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Miguel de Azcuénaga (June 4, 1754 – December 19, 1833) was an Argentine brigadier. Educated in Spain, at the University of Seville, Azcuénaga began his military career in the Viceroyalty of the Río de la Plata and became a member of the Primera Junta, the first autonomous government of modern Argentina. He was shortly exiled because of his support to the minister Mariano Moreno, and returned to Buenos Aires when the First Triumvirate replaced the Junta. He held several offices since then, most notably being the first Governor intendant of Buenos Aires after the May Revolution. He died at his country house (the modern Quinta de Olivos) in 1833.

Miguel de Azcuénaga
Miguel de Azcuénaga 1865.jpg
Voting Member of the Primera Junta
In office
May 25, 1810 – April 6, 1811
Personal details
Born(1754-06-04)June 4, 1754
Buenos Aires
DiedDecember 19, 1833(1833-12-19) (aged 79)
Buenos Aires
Resting placeLa Recoleta Cemetery
Political partyPatriot
Spouse(s)Justa Rufina de Basavilbaso y Garfias
Alma materUniversity of Seville
Military service
AllegianceViceroyalty of the Río de la Plata, United Provinces of the Río de la Plata
Years of service1774-1832
Battles/warsBritish invasions of the Río de la Plata



Viceroyalty of the Río de la PlataEdit

Miguel de Azcuénaga was born in Buenos Aires on June 4, 1754.[1] He was the son of Vicente de Azcuénaga Iturbe, a Spanish businessman from Biscay, and María Rosa de Basavilbaso y Urtubia, from Buenos Aires. The Azcuénaga-Basavilbaso had 4 sons and 3 daughters. Miguel de Azcuénaga was sent to Spain at an early age, to complete his elementary studies in Málaga and then attend the University of Seville. He returned to Buenos Aires in 1774, and made a new journey to Spain to oversee the business of his father.[1]

He began his military career in the artillery of Buenos Aires, during the Spanish–Portuguese War, staying in that unit until the signing of the First Treaty of San Ildefonso that incorporated the Banda Oriental to the Viceroyalty of the Río de la Plata. With the war concluded, he became a regidor of the Buenos Aires Cabildo. He took the arms again in 1778, during an attack of the natives, and directed the operations at the fort in San Miguel del Monte. As Spain fought the American Revolutionary War, it was feared that Britain may launch a counteroffensive against the Spanish colonies. Azcuénaga led an artillery unit with 4 cannons in 1781, but no British attack took place.[2]

He was appointed to several offices within the Buenos Aires Cabildo in the 1781-1794 period. On April 7, 1789, he helped a number of shoemakers to establish a guild. Although there were several in Spain, no guild constitution from Spain was used as a model.[3] He promoted the pavement of the streets, and the improvement of the buildings. Supported by the viceroy Nicolás Antonio de Arredondo, he collected $8,000 and provided 500 cattle to mine rocks from the Martín García Island for this work. He married his cousin Justa Rufina de Basavilbaso y Garfias on February 6, 1795.[4]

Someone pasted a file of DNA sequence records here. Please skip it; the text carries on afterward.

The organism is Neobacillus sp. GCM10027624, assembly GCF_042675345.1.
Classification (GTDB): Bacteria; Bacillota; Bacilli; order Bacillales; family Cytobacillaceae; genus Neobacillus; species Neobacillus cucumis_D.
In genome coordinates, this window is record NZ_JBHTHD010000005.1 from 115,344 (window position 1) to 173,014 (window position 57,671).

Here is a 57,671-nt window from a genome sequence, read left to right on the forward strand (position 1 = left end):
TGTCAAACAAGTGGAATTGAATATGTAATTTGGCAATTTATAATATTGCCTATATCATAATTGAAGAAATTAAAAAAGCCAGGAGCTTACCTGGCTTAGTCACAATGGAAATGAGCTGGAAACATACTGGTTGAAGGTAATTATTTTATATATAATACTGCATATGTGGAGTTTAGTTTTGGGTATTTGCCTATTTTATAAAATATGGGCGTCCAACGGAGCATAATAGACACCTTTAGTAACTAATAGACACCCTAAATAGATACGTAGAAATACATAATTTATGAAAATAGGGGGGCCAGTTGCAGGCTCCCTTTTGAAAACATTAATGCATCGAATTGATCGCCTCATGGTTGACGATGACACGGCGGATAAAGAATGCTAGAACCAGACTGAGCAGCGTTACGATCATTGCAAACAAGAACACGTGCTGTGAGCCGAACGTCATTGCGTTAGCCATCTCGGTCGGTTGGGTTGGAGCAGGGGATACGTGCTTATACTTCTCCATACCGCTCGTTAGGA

He was appointed lieutenant colonel in 1796, leading a local militia from that year to 1802. When he left, he granted all his military wages from that period to the soldiers of his unit. He was appointed colonel on March 24, 1802, and donated $2,435 for the clothing of the soldiers. He further donated $1,000,000 to build a navy, along with Juan Larrea and Domingo Matheu. He fought in the 1806 British invasions of the Río de la Plata, leading a resistance in the Gálvez bridge. He stood for 20 hours, with only 400 soldiers, against an overwhelming British force. He managed to escape with 50 soldiers, and aided the brigadier Hilarión de la Quintana.[5]

Argentine War of IndependenceEdit

Lithograph of the members of the Primera Junta

The Peninsular War in Spain, along with the capture of the king Ferdinand VII and the fall of the Junta of Seville, escalated political disputes in Buenos Aires that led to the May Revolution. Several criollos thought that the viceroy Baltasar Hidalgo de Cisneros, appointed by the fallen Junta, did not have legitimacy, and requested an open cabildo to discuss it. Azcuénaga attended it, and voted for the creation of a Junta with deputies from all the provinces, with the Cabildo ruling in the interregnum. However, the majority agreed with the creation of a junta, but with another junta of people from Buenos ruling during in the meantime. The viceroy tried to stay in government as president of the Junta, which was resisted by the criollos. Azcuénaga lend his house to their secret meetings.[6] Azcuénaga was appointed as a member of the new Primera Junta, and promoted to brigadier.[7] The reasons of Azcuénaga's inclusion in the Junta are unclear, as with all its members. A common accepted theory considers it to be a balance between Carlotists, Alzaguists, the military and the clergy; besides being from the armed forces, Azcuénaga had close ties with the rich people of the city.[8][9]